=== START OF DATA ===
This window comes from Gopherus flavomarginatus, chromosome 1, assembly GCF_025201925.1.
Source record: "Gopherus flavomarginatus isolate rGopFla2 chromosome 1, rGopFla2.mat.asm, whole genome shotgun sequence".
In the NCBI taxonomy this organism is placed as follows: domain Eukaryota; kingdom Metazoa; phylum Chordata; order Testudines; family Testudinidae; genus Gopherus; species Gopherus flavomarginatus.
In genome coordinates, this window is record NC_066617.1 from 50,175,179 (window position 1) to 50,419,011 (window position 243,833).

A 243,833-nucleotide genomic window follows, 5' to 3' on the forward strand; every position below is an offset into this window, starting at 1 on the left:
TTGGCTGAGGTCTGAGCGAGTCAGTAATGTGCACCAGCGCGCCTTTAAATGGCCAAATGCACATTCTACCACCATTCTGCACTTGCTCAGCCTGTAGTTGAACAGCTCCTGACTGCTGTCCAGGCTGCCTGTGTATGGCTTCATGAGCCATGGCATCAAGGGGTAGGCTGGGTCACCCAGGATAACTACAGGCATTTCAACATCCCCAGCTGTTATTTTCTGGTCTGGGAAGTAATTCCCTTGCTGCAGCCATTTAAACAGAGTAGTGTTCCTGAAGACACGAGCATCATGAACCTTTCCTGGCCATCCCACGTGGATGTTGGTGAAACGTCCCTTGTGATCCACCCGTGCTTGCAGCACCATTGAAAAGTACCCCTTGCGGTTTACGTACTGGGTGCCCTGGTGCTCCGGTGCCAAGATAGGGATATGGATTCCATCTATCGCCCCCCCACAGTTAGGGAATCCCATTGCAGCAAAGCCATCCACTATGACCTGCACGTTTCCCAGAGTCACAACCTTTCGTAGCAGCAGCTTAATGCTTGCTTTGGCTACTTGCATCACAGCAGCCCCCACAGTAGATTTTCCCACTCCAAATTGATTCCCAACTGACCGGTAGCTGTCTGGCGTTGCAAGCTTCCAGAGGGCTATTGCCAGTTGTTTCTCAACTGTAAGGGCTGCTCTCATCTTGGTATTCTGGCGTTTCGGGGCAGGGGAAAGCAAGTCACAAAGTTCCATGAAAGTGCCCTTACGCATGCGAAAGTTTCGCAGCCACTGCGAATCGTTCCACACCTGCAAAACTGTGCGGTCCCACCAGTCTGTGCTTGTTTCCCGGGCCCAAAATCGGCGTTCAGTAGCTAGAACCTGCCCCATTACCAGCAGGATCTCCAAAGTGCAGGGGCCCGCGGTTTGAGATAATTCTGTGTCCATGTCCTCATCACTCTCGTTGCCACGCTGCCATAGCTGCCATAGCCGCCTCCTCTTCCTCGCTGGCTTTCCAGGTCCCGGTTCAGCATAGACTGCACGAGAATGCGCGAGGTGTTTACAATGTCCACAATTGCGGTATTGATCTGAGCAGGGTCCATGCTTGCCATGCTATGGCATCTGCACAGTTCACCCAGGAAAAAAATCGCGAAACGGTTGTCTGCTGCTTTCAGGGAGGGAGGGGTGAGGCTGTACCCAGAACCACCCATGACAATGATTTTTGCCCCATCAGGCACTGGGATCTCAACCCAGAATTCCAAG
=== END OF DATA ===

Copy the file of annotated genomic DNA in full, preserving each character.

This window comes from Gopherus flavomarginatus, chromosome 1, assembly GCF_025201925.1.
Source record: "Gopherus flavomarginatus isolate rGopFla2 chromosome 1, rGopFla2.mat.asm, whole genome shotgun sequence".
In the NCBI taxonomy this organism is placed as follows: domain Eukaryota; kingdom Metazoa; phylum Chordata; order Testudines; family Testudinidae; genus Gopherus; species Gopherus flavomarginatus.
In genome coordinates, this window is record NC_066617.1 from 50,175,179 (window position 1) to 50,419,011 (window position 243,833).

A 243,833-nucleotide genomic window follows, 5' to 3' on the forward strand; every position below is an offset into this window, starting at 1 on the left:
TTGGCTGAGGTCTGAGCGAGTCAGTAATGTGCACCAGCGCGCCTTTAAATGGCCAAATGCACATTCTACCACCATTCTGCACTTGCTCAGCCTGTAGTTGAACAGCTCCTGACTGCTGTCCAGGCTGCCTGTGTATGGCTTCATGAGCCATGGCATCAAGGGGTAGGCTGGGTCACCCAGGATAACTACAGGCATTTCAACATCCCCAGCTGTTATTTTCTGGTCTGGGAAGTAATTCCCTTGCTGCAGCCATTTAAACAGAGTAGTGTTCCTGAAGACACGAGCATCATGAACCTTTCCTGGCCATCCCACGTGGATGTTGGTGAAACGTCCCTTGTGATCCACCCGTGCTTGCAGCACCATTGAAAAGTACCCCTTGCGGTTTACGTACTGGGTGCCCTGGTGCTCCGGTGCCAAGATAGGGATATGGATTCCATCTATCGCCCCCCCACAGTTAGGGAATCCCATTGCAGCAAAGCCATCCACTATGACCTGCACGTTTCCCAGAGTCACAACCTTTCGTAGCAGCAGCTTAATGCTTGCTTTGGCTACTTGCATCACAGCAGCCCCCACAGTAGATTTTCCCACTCCAAATTGATTCCCAACTGACCGGTAGCTGTCTGGCGTTGCAAGCTTCCAGAGGGCTATTGCCAGTTGTTTCTCAACTGTAAGGGCTGCTCTCATCTTGGTATTCTGGCGTTTCGGGGCAGGGGAAAGCAAGTCACAAAGTTCCATGAAAGTGCCCTTACGCATGCGAAAGTTTCGCAGCCACTGCGAATCGTTCCACACCTGCAAAACTGTGCGGTCCCACCAGTCTGTGCTTGTTTCCCGGGCCCAAAATCGGCGTTCAGTAGCTAGAACCTGCCCCATTACCAGCAGGATCTCCAAAGTGCAGGGGCCCGCGGTTTGAGATAATTCTGTGTCCATGTCCTCATCACTCTCGTTGCCACGCTGCCATAGCTGCCATAGCCGCCTCCTCTTCCTCGCTGGCTTTCCAGGTCCCGGTTCAGCATAGACTGCACGAGAATGCGCGAGGTGTTTACAATGTCCACAATTGCGGTATTGATCTGAGCAGGGTCCATGCTTGCCATGCTATGGCATCTGCACAGTTCACCCAGGAAAAAAATCGCGAAACGGTTGTCTGCTGCTTTCAGGGAGGGAGGGGTGAGGCTGTACCCAGAACCACCCATGACAATGATTTTTGCCCCATCAGGCACTGGGATCTCAACCCAGAATTCCAAG